Handmade Day of the Dead Art before Dia de los Muertos

The leaves are turning in Minnesota, the yellow mums and purple asters are blooming, the weather is getting cooler, and the wind is whisking in a new season. In Mexico the month of October is a time to begin preparations to entice the departed spirits to return for a brief visit during Dia de los Muertos or Day of the Dead. It’s a time to start thinking about the home altar, made by many Mexican families, to honor and remember the dead. It’s a time to start preparing the special foods, making the sugar skulls, conceiving of and creating the marigold decorations for the gravesite and the ofrenda, and for the candlemakers to make the gorgeous candles that will decorate the cemetery and the home. It’s both a private time and a public time.

Someone once likened Dia de los Muertos to a combination of Memorial Day and Thanksgiving. November 1 and 2 are a public acknowledgement of the important people in our lives who have passed on much like what we do for Memorial Day. And it’s similar to Thanksgiving in that families prepare traditional foods and follow familiar rituals like so many American families do for Thanksgiving. The traditional colors of yellow and purple are always associated with Muertos in Mexico and the smells of the flowers and the burning copal cannot be mistaken for any other time of the year.  It’s a very spiritual time–derived from the ancient rituals of the Aztec mixed with some of the teachings of the Catholic church–a time when people express their love for those who’ve died through storytelling and building ofrendas or altars.

So, what about the folk art? Lots of skeletons, large and small, made of a variety of media, skulls made of everything including sugar and lots of embellishments like papel picado, candles, and flowers. The folk art is used to decorate the ofrendas and to remind everyone that death is part of life. It also can provide a little humor. We are thrilled to  have a lovely rotating ofrenda in the front window created by a local artist, Liz Pangerl of Casa Valencia, LLC which incorporates many of the traditional Day of the Dead motifs and items. Stop in!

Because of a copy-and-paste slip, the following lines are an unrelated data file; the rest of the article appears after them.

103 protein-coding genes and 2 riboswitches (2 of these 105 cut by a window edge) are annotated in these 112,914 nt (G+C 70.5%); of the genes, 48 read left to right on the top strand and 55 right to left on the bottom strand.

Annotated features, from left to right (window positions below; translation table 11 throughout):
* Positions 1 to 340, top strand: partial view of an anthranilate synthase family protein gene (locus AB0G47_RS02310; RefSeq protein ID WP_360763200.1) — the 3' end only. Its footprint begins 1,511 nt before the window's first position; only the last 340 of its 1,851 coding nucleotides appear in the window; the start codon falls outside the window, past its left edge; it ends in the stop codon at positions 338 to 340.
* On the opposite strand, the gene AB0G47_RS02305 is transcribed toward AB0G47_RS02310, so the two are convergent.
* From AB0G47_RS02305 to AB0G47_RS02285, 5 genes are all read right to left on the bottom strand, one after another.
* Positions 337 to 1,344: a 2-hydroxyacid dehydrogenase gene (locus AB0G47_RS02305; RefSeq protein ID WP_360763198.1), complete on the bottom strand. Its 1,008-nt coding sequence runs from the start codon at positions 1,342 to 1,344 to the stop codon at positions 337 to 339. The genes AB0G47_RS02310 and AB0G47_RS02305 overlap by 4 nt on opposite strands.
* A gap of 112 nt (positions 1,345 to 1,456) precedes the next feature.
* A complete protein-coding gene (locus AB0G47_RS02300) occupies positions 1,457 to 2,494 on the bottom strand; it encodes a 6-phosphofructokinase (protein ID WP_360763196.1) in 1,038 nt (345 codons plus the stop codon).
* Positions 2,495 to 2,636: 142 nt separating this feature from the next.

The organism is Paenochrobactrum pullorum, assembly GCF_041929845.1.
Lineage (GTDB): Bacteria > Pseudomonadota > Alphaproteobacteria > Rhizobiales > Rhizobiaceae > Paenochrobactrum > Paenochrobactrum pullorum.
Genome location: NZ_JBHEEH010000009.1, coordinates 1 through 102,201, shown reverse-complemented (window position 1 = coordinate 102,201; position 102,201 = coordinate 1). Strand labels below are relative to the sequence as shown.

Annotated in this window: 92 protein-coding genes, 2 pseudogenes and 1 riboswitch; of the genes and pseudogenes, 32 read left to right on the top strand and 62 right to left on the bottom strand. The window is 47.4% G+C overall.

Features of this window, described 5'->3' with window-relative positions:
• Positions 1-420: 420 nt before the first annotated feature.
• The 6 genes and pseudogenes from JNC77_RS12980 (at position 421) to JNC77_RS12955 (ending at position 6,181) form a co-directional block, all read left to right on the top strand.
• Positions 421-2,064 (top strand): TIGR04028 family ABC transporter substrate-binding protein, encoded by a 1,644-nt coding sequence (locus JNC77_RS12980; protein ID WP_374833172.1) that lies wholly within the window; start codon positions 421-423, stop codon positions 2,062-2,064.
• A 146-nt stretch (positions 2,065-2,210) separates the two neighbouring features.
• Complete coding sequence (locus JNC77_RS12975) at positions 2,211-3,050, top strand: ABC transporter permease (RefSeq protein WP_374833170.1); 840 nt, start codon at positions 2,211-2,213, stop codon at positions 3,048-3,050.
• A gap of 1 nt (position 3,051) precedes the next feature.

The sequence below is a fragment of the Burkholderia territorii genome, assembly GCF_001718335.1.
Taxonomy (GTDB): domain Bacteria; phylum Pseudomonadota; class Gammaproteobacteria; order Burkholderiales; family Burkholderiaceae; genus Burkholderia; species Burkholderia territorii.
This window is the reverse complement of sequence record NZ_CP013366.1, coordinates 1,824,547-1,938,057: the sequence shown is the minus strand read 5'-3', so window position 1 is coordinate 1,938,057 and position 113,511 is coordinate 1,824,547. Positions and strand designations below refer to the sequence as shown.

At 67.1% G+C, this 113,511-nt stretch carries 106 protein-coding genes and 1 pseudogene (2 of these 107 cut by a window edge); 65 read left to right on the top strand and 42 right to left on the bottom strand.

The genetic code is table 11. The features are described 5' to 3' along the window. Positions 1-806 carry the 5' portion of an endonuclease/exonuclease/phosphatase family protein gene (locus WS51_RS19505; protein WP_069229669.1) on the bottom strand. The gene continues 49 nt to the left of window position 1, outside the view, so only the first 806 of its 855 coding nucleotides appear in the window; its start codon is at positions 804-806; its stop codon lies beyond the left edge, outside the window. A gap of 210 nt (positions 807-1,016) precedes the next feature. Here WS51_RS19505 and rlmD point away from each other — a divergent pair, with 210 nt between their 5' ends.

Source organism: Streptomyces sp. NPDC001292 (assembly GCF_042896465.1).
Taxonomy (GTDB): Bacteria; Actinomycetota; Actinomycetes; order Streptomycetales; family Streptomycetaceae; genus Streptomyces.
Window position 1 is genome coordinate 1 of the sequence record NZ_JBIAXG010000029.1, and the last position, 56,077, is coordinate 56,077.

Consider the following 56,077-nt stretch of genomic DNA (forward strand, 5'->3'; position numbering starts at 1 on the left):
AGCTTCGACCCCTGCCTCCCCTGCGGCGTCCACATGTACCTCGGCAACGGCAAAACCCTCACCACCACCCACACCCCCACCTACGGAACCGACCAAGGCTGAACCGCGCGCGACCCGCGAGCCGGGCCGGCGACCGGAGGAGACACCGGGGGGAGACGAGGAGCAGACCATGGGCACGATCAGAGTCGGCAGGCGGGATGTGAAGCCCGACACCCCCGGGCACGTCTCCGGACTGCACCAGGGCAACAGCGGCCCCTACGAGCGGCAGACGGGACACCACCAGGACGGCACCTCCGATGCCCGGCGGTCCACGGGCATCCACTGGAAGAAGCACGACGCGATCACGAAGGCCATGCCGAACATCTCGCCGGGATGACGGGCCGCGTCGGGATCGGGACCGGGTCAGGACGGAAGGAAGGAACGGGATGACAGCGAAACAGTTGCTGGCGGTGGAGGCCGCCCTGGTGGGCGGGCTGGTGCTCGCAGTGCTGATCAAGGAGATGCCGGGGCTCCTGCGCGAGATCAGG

25" Clay Catrina from Capula

Paper Mache Chefs for Day of the Dead

Paper Mache maracas for Day of the Dead

Lucano Ceramic Vase, Signed

Paper Mache Matador Skeleton

Mexican Skull Beads

Some of these things are in the online shop and some are not. Click on the photo to take you to the online shop.

Let me know if you’re interested in a price or purchasing something via this handy form….Happy Dia de los Muertos!

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Here’s a Peek

Hi Everyone! Here’s what you’ll see when you walk in the door at GUILD starting tomorrow morning at 11 am. Yep, those are sugar skulls with amazing flower head pieces–every one is different. Sugar skulls can last for 10-15 years if you store them in a cool and dry place when you’re done displaying. They are a little fragile so it would make sense to keep it in a small box. And this year, we have sugar skulls in a medium and small size. The small ones have magnets on the back. Very clever.

The black catrinas are made by the Perez family from the most well known catrina-making city in Mexico, Capula. Both catrinas are stunning, capturing movement and detail like very few I’ve seen. To your left of this photo is the Zinnia Folk Arts corner, FILLED to the max with tons of skeletons, catrinas, masks, retablos, jewelry and tons more I can’t even remember. Be sure to check it out…the event goes from tomorrow (Tuesday, Oct 11) through Saturday, October 22. Come early for the best selection!


What’s a Catrina?

Day of the dead art, day of the dead skulls, dia de los muertos art

This is a catrina. It’s a figure of a woman skeleton usually dressed in a nice dress with a large plumed hat. A male skeleton is called a “catrin.” And why are they so prevalent during the Days of the Dead? To understand this we have to go back to the turn of the 20th century when a well known Mexican newspaper cartoonist named Jose Guadalupe Posada, satirized rich people (remember women were wearing plumed hats at the time?) who implied that death wasn’t for them–just for the little people. He mocked the perception that the rich could somehow avoid death in his black and white engravings. These cartoons were very popular with the masses and gradually his images–skeletons dressed up in clothing and doing things that the living do–spread to many corners of Mexico, became recognizable and associated with the ancient traditions of those two days in November,  “Dias de los Muertos.” Now, artists use all kinds of media (clay, paper mache, paint, wood, you name it) to make small, medium and large catrinas. They are used primarily for decorative purposes and can be humorous or stunningly beautiful.

We’ll have lots of catrinas and catrins at our upcoming Day of the Dead Pop Up Sale, October 11-22. Or check some of them out on the website!